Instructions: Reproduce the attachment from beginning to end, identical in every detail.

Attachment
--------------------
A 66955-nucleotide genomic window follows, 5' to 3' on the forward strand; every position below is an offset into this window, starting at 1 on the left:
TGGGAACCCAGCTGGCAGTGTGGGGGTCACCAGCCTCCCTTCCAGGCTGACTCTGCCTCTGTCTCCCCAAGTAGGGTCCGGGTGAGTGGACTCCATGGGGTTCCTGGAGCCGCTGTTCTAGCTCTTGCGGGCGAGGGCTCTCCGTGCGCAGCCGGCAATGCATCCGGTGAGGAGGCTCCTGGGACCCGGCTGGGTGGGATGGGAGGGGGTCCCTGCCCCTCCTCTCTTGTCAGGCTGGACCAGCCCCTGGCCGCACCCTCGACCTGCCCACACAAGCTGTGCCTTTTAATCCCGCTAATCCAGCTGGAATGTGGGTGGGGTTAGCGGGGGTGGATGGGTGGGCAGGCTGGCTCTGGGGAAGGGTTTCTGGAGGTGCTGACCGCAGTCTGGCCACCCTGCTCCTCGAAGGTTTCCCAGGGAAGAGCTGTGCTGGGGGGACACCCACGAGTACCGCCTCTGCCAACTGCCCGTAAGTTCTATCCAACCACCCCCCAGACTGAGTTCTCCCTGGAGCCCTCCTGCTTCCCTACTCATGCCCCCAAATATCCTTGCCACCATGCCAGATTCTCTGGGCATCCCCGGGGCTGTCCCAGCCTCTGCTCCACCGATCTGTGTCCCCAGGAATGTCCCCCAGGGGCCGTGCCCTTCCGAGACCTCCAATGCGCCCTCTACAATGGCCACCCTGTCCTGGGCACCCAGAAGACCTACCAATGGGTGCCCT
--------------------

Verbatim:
A 66955-nucleotide genomic window follows, 5' to 3' on the forward strand; every position below is an offset into this window, starting at 1 on the left:
TGGGAACCCAGCTGGCAGTGTGGGGGTCACCAGCCTCCCTTCCAGGCTGACTCTGCCTCTGTCTCCCCAAGTAGGGTCCGGGTGAGTGGACTCCATGGGGTTCCTGGAGCCGCTGTTCTAGCTCTTGCGGGCGAGGGCTCTCCGTGCGCAGCCGGCAATGCATCCGGTGAGGAGGCTCCTGGGACCCGGCTGGGTGGGATGGGAGGGGGTCCCTGCCCCTCCTCTCTTGTCAGGCTGGACCAGCCCCTGGCCGCACCCTCGACCTGCCCACACAAGCTGTGCCTTTTAATCCCGCTAATCCAGCTGGAATGTGGGTGGGGTTAGCGGGGGTGGATGGGTGGGCAGGCTGGCTCTGGGGAAGGGTTTCTGGAGGTGCTGACCGCAGTCTGGCCACCCTGCTCCTCGAAGGTTTCCCAGGGAAGAGCTGTGCTGGGGGGACACCCACGAGTACCGCCTCTGCCAACTGCCCGTAAGTTCTATCCAACCACCCCCCAGACTGAGTTCTCCCTGGAGCCCTCCTGCTTCCCTACTCATGCCCCCAAATATCCTTGCCACCATGCCAGATTCTCTGGGCATCCCCGGGGCTGTCCCAGCCTCTGCTCCACCGATCTGTGTCCCCAGGAATGTCCCCCAGGGGCCGTGCCCTTCCGAGACCTCCAATGCGCCCTCTACAATGGCCACCCTGTCCTGGGCACCCAGAAGACCTACCAATGGGTGCCCT